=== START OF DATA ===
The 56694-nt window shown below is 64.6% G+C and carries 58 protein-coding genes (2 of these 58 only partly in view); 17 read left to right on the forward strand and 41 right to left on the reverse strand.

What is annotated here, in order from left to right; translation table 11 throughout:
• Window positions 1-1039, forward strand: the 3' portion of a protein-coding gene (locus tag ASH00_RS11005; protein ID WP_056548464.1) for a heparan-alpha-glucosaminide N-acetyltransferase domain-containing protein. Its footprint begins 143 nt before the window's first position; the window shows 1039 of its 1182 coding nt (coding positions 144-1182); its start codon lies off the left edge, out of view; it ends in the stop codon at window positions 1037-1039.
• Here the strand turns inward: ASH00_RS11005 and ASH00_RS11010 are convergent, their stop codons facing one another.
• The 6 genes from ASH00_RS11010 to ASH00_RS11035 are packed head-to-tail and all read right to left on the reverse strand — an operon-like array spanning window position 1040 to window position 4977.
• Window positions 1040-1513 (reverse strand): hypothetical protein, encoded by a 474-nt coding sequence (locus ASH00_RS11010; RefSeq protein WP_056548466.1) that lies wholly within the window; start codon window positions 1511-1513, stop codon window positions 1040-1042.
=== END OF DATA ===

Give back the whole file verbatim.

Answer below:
The 56694-nt window shown below is 64.6% G+C and carries 58 protein-coding genes (2 of these 58 only partly in view); 17 read left to right on the forward strand and 41 right to left on the reverse strand.

What is annotated here, in order from left to right; translation table 11 throughout:
• Window positions 1-1039, forward strand: the 3' portion of a protein-coding gene (locus tag ASH00_RS11005; protein ID WP_056548464.1) for a heparan-alpha-glucosaminide N-acetyltransferase domain-containing protein. Its footprint begins 143 nt before the window's first position; the window shows 1039 of its 1182 coding nt (coding positions 144-1182); its start codon lies off the left edge, out of view; it ends in the stop codon at window positions 1037-1039.
• Here the strand turns inward: ASH00_RS11005 and ASH00_RS11010 are convergent, their stop codons facing one another.
• The 6 genes from ASH00_RS11010 to ASH00_RS11035 are packed head-to-tail and all read right to left on the reverse strand — an operon-like array spanning window position 1040 to window position 4977.
• Window positions 1040-1513 (reverse strand): hypothetical protein, encoded by a 474-nt coding sequence (locus ASH00_RS11010; RefSeq protein WP_056548466.1) that lies wholly within the window; start codon window positions 1511-1513, stop codon window positions 1040-1042.